Jim Budd’s News From D.F.

Tides crowned as Viceroy

The Tides in Zihuatanejo, on Mexico’s Pacific coast, soon will be known as the Viceroy Zihuatanejo. The Tides began as Villa del Sol and helped convert  Zihuatanejo into a haven of luxury boutique resorts, in contrast to the bigger, more flashier places in neighboring Ixtapa. The Viceroy Hotel Group also operates a Viceroy at Mayakoba along the Riviera Maya on the Mexican Caribbean.


Alerts alert

Mexico’s Home Secretary or Secretario de Gobernación claims that U.S. State Department warnings cautioning Americans to avoid travel in nearly half of Mexico’s states is “ridiculous” and “out of proportion.”  Alejandro Poiré says million of tourists visit Mexico without incident. Adding that he

believes “these alerts overstate or misstate the standards and security situation that exists in our country. An updated travel warning on Feb. 8 urges travelers to “defer nonessential travel” to 14 of Mexico’s 31 states due to drug-related violence that has cost more than 47,500 lives since 2006. However,  warning also notes that “millions of U.S. citizens safely visit Mexico each year” and that resort areas are generally safer.

Mexicana mess

This week a bankruptcy court was expected to declare Mexicana Airlines legally dead and order that its assets be sold to satisfy creditors. Last minute offers to revive the carrier – grounded since August of 2010 – failed when required funds could not be produced. Nonetheless, the presiding judge ruled that the case will remain open indefinitely and ordered that slots being used provisionally by other airlines be returned. Volaris filed for an injunction against the ruling and Interjet has asked that the judge be replaced.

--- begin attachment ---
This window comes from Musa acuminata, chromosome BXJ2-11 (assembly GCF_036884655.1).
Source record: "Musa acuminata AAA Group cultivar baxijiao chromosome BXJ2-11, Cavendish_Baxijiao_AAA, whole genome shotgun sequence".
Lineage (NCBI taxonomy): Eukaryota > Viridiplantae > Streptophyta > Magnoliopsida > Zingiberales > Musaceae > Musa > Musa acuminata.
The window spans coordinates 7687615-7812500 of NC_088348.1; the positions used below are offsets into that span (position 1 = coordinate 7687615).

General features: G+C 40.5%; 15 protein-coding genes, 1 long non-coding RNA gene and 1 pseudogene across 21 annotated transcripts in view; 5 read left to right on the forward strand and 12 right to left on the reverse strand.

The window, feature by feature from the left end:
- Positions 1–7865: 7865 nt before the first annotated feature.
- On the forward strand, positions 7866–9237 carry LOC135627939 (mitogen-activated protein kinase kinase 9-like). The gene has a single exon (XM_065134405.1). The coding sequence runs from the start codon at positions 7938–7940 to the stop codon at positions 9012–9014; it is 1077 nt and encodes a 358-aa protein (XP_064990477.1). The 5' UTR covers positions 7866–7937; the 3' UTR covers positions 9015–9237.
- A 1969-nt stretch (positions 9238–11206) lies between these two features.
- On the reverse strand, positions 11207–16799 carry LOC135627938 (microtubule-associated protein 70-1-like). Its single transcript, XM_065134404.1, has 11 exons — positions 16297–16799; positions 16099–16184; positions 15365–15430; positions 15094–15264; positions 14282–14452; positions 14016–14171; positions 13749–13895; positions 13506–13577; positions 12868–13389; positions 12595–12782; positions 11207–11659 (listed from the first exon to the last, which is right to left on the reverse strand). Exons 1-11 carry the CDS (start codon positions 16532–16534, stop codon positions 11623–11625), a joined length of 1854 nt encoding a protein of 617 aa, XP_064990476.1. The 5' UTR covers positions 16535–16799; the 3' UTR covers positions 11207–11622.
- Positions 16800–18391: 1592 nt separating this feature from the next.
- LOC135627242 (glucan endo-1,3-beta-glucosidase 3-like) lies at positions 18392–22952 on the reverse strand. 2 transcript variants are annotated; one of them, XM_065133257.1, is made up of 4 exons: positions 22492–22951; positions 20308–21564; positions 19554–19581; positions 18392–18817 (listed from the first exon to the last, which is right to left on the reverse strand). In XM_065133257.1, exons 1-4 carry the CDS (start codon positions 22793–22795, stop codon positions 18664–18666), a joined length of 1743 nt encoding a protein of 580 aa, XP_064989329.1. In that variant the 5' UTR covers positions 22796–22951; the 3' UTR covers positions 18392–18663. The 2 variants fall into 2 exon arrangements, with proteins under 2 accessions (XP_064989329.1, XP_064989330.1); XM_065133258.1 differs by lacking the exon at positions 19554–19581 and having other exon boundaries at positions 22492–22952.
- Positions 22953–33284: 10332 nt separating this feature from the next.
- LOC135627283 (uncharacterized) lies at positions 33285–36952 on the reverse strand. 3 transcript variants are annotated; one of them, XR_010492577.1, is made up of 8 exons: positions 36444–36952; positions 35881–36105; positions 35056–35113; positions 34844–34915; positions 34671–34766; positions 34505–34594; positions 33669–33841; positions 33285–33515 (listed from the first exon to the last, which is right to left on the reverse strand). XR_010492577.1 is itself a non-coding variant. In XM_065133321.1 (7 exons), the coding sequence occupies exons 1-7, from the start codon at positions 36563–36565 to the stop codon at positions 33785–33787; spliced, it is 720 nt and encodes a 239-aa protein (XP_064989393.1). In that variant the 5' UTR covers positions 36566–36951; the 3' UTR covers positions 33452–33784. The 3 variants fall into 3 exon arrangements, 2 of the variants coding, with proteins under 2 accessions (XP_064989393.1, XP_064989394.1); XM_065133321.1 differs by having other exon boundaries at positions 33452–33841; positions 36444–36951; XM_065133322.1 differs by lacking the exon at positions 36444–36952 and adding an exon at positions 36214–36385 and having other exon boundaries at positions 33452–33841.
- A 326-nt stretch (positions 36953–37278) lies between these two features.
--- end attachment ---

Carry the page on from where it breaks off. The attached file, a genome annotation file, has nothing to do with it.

Love ya, babe!

DIN Interiorism has announced plans to refurbish what had been known as hoteles de paso into what it will call hoteles de amor, that is to say, love hotels. Although managers of more plush establishments long ago declared that they no longer were supervising morals and suggested a weekend in Cancun was more romantic than a box of candy, less posh places still offered enclosed garages – to shield couples from prying eyes — for rooms rented by the hour, attitudes have changed in the 21st Century. Love hotels will feature toys for adults, games and swimming pools with waterfalls. At the outset, some 35 inns with a total of more than 2,000 rooms are planned. All will be remodeled hot pillow joints.


Franchises thriving

According to the Mexican Hotel Association, 90 percent of all chain hotels in the country are franchises. And expansion is planned. InterContinental, which includes Holiday Inn, expects to add 47 more properties to its list in the next few months. Mexico’s own Posadas is looking at 50 while Grupo Santa Fe, which operates Hilton hotels in Mexico, has plans for Puerto Vallarta, Guadalajara and more.


Tequila choo-choo

Vacationers in Guadalajara now have a choice of two trains that will take them to where tequila is made. New is the José Cuervo Express, which makes an evening run starting on Fridays at 5:30 and returning shortly after midnight. On Saturdays and Sundays, the train leaves at 11, bound for the José Cuervo Center in the town of Tequila. Another choice is the Tequila Express, which has been operating for several years now. It goes to th Herradura distillery. Fare includes drinks, food and entertainment that are featured on both runs. With the exception of the Chihuahua-Pacific train running by the Copper Canyon, Mexico has no passenger train service.


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